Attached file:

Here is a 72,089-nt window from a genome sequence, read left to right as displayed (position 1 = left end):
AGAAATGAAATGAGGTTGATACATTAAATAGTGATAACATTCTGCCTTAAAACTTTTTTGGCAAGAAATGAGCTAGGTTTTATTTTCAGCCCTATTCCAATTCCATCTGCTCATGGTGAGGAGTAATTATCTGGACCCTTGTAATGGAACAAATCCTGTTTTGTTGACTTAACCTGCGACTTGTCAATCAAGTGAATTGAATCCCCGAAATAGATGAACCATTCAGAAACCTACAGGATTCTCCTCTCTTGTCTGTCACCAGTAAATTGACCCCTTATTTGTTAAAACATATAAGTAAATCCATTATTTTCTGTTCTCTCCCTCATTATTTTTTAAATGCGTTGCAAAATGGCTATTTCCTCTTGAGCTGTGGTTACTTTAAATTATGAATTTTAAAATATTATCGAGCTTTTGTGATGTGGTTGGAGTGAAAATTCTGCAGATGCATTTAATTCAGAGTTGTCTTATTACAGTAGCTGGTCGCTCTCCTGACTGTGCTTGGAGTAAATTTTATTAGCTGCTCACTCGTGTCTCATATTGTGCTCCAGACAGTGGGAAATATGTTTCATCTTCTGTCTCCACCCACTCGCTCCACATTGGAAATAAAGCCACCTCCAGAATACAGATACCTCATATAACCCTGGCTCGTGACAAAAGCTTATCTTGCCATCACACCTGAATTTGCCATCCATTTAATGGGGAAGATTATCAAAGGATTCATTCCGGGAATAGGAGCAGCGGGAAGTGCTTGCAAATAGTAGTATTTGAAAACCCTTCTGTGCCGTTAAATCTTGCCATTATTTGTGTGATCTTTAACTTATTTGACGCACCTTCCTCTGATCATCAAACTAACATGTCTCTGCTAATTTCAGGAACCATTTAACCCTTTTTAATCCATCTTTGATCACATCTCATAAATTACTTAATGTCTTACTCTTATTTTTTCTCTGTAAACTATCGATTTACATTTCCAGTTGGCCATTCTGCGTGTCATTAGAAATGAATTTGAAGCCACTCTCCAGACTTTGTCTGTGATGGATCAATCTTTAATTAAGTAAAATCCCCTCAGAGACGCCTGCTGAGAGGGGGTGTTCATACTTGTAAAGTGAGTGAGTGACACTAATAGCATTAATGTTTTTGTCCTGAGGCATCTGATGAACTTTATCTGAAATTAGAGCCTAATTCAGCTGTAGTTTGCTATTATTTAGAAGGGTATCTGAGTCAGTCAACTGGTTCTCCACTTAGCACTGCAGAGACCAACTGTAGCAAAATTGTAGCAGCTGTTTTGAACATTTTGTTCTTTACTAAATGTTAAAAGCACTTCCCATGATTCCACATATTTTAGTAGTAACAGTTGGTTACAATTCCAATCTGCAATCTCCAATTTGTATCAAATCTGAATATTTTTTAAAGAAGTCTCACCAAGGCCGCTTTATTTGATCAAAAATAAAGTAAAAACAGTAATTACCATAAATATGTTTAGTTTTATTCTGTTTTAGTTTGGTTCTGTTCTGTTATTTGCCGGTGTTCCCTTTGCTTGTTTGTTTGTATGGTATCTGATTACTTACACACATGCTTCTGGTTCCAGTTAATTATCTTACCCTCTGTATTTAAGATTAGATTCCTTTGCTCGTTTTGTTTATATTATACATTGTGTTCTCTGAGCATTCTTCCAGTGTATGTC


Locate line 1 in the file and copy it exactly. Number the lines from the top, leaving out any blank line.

Here is a 72,089-nt window from a genome sequence, read left to right as displayed (position 1 = left end):